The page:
From Ertan to Three Gorges, the dams that make China run

A look at the engineering skills and innovation behind the construction of China’s massive dams.

A single hydroelectric plant that can meet 3% of China’s energy needs. Understanding the scope and power of the Three Gorges Dam starts with a journey into the heart of Hubei Province, 185,000 square kilometres (71,600 square miles) and 58 million inhabitants in central China, and north of Dongting Lake, where the Yangtze River flows for more than 6,300 kilometres (3,915 miles) past the megalopolis of Chongqing and ending in the sea.

Making a large part of the Yangtze navigable and reducing its dangerous flooding was one of the reasons for building this huge dam. The Yangtze is the most important waterway in Chinese history, and even today 20% of the country’s gross domestic product is produced from the fertile areas bordering it.

But the dam’s main contribution to the Chinese economy comes from the river’s ability to produce energy, thanks to the huge hydroelectric complex completed in June 2006 with a generating capacity of 98.8 TWh annually. China has developed sophisticated engineering techniques over years for the construction of large hydropower plants. One of these is Ertan, built by Webuild Group on the Yalong River, a tributary of the Yangtze. Construction began in 1987 by bringing the best of Italian engineering technology to China and enabling the country to build what was then one of the three highest dams in the world when it was completed in 1999.

The Three Gorges Dam, clean energy for China

From the top of Chongqing’s skyscrapers, the gaze falls on the Yangtze as it flows through the heart of a megacity of 31 million people, one of the most densely populated urban areas in the world. The river emerges from the shadows of tall buildings and begins to descend toward the green valleys of the province to reach the three gorges from which the dam itself takes its name: the Qutang Gorge, the Wu Gorge and the Xiling Gorge.

The dam profoundly changed the characteristics of the area. To build it, 13 cities, 140 towns and 1,352 villages were submerged, and 1.4 million people relocated elsewhere. The entire region underwent the profound change necessary to build a 180-metre-high (or 594-foot) structure with an overall length exceeding 2.3 kilometres (1.4 miles), but more importantly to create a reservoir longer than 600 kilometres (370 miles) and larger than 1,000 square kilometres (491 square miles), capable of holding 22 billion cubic metres of water.

This complex engineering work is completed by a power plant equipped with 32 turbines, producing the equivalent of 140 million barrels of oil, demonstrating the energy sustainability advantage provided by these concrete giants.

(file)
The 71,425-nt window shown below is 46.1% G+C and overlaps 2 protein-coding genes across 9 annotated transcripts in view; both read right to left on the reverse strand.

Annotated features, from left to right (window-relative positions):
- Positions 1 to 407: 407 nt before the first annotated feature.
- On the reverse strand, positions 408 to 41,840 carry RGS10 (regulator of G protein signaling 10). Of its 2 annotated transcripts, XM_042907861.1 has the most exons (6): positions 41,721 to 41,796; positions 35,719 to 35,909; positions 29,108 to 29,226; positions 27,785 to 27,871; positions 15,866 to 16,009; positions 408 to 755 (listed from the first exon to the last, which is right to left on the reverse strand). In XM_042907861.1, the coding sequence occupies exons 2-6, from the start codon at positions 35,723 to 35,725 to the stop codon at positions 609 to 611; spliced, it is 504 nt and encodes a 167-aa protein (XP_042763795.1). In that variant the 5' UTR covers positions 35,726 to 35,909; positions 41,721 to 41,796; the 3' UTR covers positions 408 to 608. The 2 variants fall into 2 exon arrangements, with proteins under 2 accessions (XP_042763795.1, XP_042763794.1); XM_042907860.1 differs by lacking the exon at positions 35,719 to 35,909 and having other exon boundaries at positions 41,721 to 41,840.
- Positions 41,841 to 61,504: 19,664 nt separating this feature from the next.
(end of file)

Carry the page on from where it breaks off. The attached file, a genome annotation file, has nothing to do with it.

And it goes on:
The work also involved other highly complex engineering measures, such as the construction of a ship elevator, the largest in the world. Since 2015 it has been allowing large ships to travel up the river arriving from the sea to the city of Chongqing.

Ertan, the great dam that set the standard

If dams could be categorised into families, Ertan Dam would be the mother of China’s great works. When it was inaugurated in 1999, Ertan was China’s largest dam by capacity, a record it would later cede to the Three Gorges Dam itself.

Ertan, too, dominates a narrow valley, in this case on the Yalong River, in southwest China and about 2,000 kilometres (1,242 miles) from Beijing.

Construction of the work began in 1987, when China began the transformation that has made it into the world’s second largest economy. Ertan was conceived by its backers as one of China’s economic engines. However, precisely because of its complexity, the project was awarded for the first time in China’s history to a foreign group. The Ertan Dam was the first hydropower project that the country opened to international bidding, which was won by Webuild by virtue of its world leadership in the field.

The project was necessary – according to the World Bank, which loaned part of the money for its construction – to meet Sichuan province’s energy demand, which was growing at a rate of 7-8% per year. Above all, it was sustainable. The dam cut coal consumption by 6 million tons each year, according to the World Bank estimates. However, building it required access to international expertise and experts in the field capable of completing such a complex project.

“The power sector in general at that time suffered from a scarcity of skilled manpower, had outdated methods of utility management and lacked modern technology, particularly for power generation,” the World Bank said in a 2005 report.

As a result, Webuild was able to supply its expertise and know-how. This essential experience for China set the standard for the megaprojects that would change the country’s energy balance a few years later.